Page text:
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Indian Groups Not Amused by Gandhi as Baseball Player

India Post, News Report, Madhu Patel Posted: Oct 05, 2009

CHICAGO: Two veteran Indian community activists, Prof Ghanshyam Pandey and Naren Patel, heading one of the oldest Indian American organizations, the Association of Indians in America, Chicago (AIA) have taken strong exception to Mahatma Gandhi being featured as a baseball hitter for New York Yankees in 1933.

An 11-minute short film titled "Gandhi at the Bat", a faithful recreation of a black and white 1930s-style newsreel showing Gandhi as rookie hitter, is going around in film festivals world over, has won numerous awards, and even played at Baseball Hall of Fame.

It describes Mahatma, icon of peace and non-violence wearing his trademark khadi dhoti and pinch-hitting for the New York Yankees in 1933.

AIA is the only Indian American body in Chicagoland that has been celebrating the birth anniversary of Mahatma Gandhi regularly every year in a grand style inviting guest speakers and community members to sustain Mahatma's legacy in the present day violence afflicted world. Describing Mahatma as a baseball player is not only disturbing emotionally but also insulting intellectually to a large number of his admirers and followers, says Naren Patel, AIA President.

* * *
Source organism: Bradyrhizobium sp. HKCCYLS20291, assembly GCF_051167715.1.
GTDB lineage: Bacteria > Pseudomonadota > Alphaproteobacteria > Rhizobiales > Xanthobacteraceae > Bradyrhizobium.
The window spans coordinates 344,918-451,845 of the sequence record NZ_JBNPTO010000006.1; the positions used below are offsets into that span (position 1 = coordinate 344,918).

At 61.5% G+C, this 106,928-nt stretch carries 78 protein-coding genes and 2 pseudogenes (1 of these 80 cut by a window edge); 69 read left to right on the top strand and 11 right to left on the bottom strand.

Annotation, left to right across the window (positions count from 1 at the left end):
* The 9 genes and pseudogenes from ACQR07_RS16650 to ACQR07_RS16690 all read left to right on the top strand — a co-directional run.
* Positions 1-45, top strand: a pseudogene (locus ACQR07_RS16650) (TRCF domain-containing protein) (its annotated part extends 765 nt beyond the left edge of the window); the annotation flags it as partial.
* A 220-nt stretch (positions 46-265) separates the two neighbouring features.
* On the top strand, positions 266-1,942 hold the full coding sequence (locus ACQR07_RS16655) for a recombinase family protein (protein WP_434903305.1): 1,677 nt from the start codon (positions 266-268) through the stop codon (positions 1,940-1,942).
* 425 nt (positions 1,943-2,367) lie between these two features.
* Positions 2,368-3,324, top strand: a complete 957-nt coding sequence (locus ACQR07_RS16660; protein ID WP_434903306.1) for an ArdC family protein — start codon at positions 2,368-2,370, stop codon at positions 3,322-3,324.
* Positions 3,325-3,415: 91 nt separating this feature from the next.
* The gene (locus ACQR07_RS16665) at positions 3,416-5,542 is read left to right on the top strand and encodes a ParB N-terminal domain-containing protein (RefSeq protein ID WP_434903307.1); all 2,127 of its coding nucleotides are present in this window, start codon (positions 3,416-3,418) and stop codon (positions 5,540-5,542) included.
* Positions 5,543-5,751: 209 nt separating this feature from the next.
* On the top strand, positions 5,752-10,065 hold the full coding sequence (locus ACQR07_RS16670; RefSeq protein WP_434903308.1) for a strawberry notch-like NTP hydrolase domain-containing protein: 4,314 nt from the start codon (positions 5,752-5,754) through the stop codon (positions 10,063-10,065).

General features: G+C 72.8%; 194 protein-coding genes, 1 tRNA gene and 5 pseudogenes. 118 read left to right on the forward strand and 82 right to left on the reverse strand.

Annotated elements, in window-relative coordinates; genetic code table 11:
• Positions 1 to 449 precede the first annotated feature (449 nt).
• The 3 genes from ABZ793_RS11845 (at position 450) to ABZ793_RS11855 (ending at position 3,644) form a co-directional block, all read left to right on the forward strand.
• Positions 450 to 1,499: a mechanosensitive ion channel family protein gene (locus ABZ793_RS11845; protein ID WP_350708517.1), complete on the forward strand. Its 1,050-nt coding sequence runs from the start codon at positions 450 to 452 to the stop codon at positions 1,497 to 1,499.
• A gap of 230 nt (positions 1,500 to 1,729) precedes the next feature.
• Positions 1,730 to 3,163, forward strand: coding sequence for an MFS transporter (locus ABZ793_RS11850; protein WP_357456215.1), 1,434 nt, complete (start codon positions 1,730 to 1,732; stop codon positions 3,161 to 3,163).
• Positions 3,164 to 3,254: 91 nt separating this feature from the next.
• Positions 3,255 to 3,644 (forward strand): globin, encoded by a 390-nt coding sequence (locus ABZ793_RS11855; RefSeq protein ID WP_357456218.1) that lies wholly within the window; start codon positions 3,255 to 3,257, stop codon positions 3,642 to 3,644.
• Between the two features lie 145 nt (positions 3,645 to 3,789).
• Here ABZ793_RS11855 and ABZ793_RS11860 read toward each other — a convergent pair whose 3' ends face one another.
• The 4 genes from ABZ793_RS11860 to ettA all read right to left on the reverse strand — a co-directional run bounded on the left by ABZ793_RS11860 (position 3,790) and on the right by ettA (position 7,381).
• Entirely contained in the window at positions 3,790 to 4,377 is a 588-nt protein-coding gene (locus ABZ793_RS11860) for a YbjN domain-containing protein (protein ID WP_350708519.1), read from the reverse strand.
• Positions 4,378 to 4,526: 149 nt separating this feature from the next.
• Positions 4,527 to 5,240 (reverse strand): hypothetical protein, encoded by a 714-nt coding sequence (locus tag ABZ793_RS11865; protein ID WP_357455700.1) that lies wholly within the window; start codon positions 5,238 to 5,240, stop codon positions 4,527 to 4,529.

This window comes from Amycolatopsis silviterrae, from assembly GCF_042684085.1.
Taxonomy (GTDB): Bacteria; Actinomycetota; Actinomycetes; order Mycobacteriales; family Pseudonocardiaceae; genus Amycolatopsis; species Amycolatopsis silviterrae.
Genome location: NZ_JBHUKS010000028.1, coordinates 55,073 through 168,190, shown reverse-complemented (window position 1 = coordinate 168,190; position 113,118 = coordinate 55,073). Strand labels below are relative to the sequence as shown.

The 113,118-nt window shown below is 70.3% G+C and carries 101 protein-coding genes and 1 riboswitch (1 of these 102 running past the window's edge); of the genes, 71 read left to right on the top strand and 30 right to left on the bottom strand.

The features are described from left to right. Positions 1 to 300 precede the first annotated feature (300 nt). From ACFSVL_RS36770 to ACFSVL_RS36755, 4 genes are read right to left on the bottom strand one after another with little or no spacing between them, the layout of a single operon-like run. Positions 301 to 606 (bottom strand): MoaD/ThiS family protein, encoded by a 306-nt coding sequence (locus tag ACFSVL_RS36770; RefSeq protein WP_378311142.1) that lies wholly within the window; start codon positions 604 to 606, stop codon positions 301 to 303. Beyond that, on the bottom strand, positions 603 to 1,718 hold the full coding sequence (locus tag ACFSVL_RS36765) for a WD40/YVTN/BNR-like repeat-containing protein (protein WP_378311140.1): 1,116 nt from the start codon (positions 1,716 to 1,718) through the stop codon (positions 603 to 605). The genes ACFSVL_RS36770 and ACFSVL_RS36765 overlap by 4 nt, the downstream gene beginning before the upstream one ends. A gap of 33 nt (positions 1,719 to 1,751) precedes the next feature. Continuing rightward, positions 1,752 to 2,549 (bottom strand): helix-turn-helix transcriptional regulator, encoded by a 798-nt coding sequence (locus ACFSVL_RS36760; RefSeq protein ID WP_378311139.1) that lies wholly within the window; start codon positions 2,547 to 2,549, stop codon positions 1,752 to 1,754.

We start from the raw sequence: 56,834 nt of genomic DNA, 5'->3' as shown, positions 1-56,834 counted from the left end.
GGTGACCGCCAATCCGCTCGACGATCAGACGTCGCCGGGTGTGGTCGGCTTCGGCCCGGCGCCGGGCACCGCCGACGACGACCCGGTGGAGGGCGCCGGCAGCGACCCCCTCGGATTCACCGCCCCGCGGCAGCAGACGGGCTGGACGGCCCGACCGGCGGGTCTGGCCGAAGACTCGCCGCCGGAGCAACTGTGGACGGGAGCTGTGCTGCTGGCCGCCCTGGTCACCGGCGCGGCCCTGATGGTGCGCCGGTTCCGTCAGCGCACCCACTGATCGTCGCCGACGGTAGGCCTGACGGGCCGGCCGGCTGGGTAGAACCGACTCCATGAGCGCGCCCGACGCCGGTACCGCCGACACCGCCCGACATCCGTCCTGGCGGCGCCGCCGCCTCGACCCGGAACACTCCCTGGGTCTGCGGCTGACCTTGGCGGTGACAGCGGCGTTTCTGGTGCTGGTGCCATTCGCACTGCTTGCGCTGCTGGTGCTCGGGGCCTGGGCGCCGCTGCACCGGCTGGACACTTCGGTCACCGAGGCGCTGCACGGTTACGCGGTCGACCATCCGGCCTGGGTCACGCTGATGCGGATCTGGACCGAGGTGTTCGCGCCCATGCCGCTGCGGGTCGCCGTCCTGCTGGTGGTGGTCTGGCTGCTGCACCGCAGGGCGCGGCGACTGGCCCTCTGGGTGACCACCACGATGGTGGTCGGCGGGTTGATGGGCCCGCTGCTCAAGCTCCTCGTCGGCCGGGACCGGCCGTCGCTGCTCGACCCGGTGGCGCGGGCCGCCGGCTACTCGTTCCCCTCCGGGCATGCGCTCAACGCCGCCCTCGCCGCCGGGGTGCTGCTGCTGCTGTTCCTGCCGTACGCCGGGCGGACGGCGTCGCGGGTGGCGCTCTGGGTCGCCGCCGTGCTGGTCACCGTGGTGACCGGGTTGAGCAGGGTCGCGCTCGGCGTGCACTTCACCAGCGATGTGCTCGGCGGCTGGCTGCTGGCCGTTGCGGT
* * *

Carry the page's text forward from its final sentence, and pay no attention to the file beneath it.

The short film is directed by Stephanie Argy (Scene) and Alec Boehm (Trailer Park of Terror), and is produced by Mental Slapstick. The script is penned by Chet Williamson, and it narrates the incident (totally fictional) of Mahatma pinch-hitting for Yankees and includes over 75 effects shots. Delfin Labao (Timeline) portrays Mahatma while Crystal Reel award winner Lee Perkins (The Whole Town is Sleeping) plays Mickey 'Black Mike' Cochrane (famous catcher/manager known for his fiery temper).

Patel said that Mahatma is one of the most respected Indian figures among Americans here with leaders like Martin Luther King Jr. vowing to be his followers and the US President Barack Obama publicly saying that one of his dreams would be to have dinner with Mahatma. A film on Mahatma, Gandhi won Oscar laurels and grossed billions of dollars in revenue. He was on Time magazine covers in 1930, 1931, and 1947 and was the Time Person of the Year in 1930. Mahatma Gandhi (1869-1948) however had never set his foot on American soil, and now to depict him as Yankee player is highly disturbing, Patel added. Prof. Ghanshaym Pandey, chairman of AIA Trustee Board, pointed out that Gandhi Ji was one of the few leaders in history to fight simultaneously on moral, religious, political, social, economic and cultural fronts.

Further, there is a renewed interest world over in Mahatma Gandhi and his ideas. The need is to look deeper into Gandhi's philosophy of non-violence, his commitment to world peace, and his work for social harmony and of the downtrodden, he added
AIA would again be hosting a big event celebrating the Mahatma's birth anniversary on October 11 on a big scale at Waterford Banquet Hall in Elm Hurst, a west side Chicago suburb, Naren Patel said.

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